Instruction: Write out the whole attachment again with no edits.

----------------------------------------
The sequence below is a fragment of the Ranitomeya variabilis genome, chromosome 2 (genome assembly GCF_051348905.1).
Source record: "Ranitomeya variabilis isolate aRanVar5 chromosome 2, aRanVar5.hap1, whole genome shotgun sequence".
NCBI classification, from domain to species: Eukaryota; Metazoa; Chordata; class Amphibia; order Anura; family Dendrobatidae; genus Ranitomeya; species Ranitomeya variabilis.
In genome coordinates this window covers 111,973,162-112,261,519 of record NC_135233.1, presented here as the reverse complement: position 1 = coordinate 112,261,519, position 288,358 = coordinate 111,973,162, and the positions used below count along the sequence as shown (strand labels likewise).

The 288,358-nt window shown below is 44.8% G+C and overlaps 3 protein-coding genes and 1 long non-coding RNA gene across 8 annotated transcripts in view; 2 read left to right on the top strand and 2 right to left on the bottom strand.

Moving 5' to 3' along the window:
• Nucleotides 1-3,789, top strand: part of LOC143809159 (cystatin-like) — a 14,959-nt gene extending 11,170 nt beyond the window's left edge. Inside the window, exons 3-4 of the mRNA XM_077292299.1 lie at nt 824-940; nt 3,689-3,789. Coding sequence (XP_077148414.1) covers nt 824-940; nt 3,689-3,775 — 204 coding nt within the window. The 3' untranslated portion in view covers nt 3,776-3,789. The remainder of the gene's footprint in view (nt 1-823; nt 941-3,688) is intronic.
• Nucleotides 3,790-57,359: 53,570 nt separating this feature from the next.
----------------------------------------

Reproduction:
The sequence below is a fragment of the Ranitomeya variabilis genome, chromosome 2 (genome assembly GCF_051348905.1).
Source record: "Ranitomeya variabilis isolate aRanVar5 chromosome 2, aRanVar5.hap1, whole genome shotgun sequence".
NCBI classification, from domain to species: Eukaryota; Metazoa; Chordata; class Amphibia; order Anura; family Dendrobatidae; genus Ranitomeya; species Ranitomeya variabilis.
In genome coordinates this window covers 111,973,162-112,261,519 of record NC_135233.1, presented here as the reverse complement: position 1 = coordinate 112,261,519, position 288,358 = coordinate 111,973,162, and the positions used below count along the sequence as shown (strand labels likewise).

The 288,358-nt window shown below is 44.8% G+C and overlaps 3 protein-coding genes and 1 long non-coding RNA gene across 8 annotated transcripts in view; 2 read left to right on the top strand and 2 right to left on the bottom strand.

Moving 5' to 3' along the window:
• Nucleotides 1-3,789, top strand: part of LOC143809159 (cystatin-like) — a 14,959-nt gene extending 11,170 nt beyond the window's left edge. Inside the window, exons 3-4 of the mRNA XM_077292299.1 lie at nt 824-940; nt 3,689-3,789. Coding sequence (XP_077148414.1) covers nt 824-940; nt 3,689-3,775 — 204 coding nt within the window. The 3' untranslated portion in view covers nt 3,776-3,789. The remainder of the gene's footprint in view (nt 1-823; nt 941-3,688) is intronic.
• Nucleotides 3,790-57,359: 53,570 nt separating this feature from the next.